The objective of a recruiting program should be to attract a large enough pool of desirable applicants to fill department vacancies. This does not mean that the only measure of the recruiting effort should be the number of people who complete employment applications. If a department needs a higher ratio of employees from different racial and ethnic groups to reflect the community, and the only people completing applications are not from desired groups or do not meet basic requirements, then the objective is obviously not being met.

The recruiting plan must contain relevant and measurable objectives that are monitored to ensure every effort is being made to meet them. After an individual has expressed an interest in becoming a police officer, most departments begin a process that involves a series of steps designed to aid in making the selection decision. The selection process continues to receive a great deal of attention.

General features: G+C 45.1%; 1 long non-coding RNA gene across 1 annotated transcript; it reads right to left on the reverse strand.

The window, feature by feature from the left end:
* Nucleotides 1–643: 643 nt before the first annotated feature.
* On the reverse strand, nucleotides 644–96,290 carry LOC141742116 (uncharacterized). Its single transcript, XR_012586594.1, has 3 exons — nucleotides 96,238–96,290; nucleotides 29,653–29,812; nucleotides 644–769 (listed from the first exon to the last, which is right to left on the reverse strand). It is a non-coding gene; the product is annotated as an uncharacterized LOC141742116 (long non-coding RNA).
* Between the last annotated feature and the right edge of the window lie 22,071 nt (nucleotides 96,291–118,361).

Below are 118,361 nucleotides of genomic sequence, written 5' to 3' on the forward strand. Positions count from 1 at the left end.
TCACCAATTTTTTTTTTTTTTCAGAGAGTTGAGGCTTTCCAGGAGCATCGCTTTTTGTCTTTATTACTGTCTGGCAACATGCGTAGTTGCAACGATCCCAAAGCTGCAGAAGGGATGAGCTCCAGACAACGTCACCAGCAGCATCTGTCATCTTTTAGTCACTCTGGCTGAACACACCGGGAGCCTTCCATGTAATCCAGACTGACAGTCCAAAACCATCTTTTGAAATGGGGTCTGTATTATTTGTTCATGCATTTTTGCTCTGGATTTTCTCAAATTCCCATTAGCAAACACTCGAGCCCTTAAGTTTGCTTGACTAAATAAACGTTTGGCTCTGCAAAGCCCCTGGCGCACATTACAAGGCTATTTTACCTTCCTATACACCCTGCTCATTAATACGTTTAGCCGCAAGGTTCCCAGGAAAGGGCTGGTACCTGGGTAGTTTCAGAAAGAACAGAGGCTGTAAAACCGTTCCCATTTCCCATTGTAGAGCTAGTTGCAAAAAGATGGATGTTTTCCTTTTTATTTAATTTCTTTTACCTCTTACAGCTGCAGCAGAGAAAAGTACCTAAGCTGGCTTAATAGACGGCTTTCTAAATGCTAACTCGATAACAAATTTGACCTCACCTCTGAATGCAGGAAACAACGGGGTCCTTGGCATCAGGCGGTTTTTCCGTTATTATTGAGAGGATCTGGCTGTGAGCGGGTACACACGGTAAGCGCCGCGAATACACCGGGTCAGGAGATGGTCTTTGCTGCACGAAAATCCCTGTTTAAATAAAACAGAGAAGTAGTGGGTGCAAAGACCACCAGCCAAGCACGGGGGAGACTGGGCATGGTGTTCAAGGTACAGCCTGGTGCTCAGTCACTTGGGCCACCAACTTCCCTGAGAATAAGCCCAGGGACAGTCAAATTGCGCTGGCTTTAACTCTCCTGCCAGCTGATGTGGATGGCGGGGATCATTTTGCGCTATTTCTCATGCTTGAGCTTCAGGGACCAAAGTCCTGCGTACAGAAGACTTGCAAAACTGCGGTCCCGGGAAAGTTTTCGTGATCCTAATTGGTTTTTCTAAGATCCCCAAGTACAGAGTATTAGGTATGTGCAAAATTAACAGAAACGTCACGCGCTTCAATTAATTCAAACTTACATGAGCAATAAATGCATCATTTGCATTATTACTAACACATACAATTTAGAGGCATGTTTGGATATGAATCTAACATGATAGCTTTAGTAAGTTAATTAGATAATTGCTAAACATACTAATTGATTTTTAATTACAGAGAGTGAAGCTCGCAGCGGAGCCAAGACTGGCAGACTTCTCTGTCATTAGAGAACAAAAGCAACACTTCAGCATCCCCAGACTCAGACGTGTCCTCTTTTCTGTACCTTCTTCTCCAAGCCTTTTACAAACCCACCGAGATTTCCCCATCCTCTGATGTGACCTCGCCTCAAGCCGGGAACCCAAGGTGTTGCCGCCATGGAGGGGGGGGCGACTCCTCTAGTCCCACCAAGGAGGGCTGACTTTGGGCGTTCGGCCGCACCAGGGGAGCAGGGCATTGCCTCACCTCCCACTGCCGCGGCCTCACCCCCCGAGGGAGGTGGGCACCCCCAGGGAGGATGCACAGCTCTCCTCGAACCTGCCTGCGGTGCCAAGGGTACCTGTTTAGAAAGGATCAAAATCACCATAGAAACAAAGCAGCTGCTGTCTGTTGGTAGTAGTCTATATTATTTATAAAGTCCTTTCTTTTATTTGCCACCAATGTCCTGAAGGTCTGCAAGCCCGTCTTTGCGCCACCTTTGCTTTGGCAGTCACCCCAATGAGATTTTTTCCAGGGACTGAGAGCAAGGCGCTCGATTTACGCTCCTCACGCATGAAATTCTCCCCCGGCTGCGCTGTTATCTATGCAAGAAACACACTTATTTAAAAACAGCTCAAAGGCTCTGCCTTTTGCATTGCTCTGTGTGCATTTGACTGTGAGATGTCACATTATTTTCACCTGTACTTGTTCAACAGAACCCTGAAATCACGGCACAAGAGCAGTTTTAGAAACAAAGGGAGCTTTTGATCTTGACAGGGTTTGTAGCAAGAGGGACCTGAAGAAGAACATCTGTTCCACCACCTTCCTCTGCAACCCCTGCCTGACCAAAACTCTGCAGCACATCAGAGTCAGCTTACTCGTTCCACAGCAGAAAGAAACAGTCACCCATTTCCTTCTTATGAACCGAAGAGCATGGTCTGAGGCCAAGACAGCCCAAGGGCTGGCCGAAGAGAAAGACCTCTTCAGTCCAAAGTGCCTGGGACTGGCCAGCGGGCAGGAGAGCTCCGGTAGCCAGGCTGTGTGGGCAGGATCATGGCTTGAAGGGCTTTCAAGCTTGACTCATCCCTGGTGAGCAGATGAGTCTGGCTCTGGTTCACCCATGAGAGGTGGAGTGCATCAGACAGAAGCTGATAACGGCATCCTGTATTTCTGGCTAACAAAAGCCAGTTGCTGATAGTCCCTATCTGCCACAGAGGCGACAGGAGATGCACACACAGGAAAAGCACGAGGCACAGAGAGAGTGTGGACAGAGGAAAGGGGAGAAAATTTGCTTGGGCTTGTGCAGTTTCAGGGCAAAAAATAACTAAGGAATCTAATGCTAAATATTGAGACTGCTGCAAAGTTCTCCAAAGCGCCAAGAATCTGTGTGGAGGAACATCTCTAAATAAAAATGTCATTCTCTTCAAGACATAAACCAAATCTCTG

Arbitrary selection standards that were common in the past have been eliminated by courts and other actions. Further research should be conducted by the human resources department of a police department to establish a sound selection process. The close examination of this process has underscored its importance. It has also helped focus attention on developing a better understanding of the police officer's job and on including steps that measure whether a candidate has the potential for meeting those requirements. Even with these improvements, a number of selection issues have continued to generate considerable controversy.

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Two of these, educational requirements and psychological screening, are measures believed to have potential for reducing violence between the police and community. However, these alternatives obviously would take years to change the make-up of a department.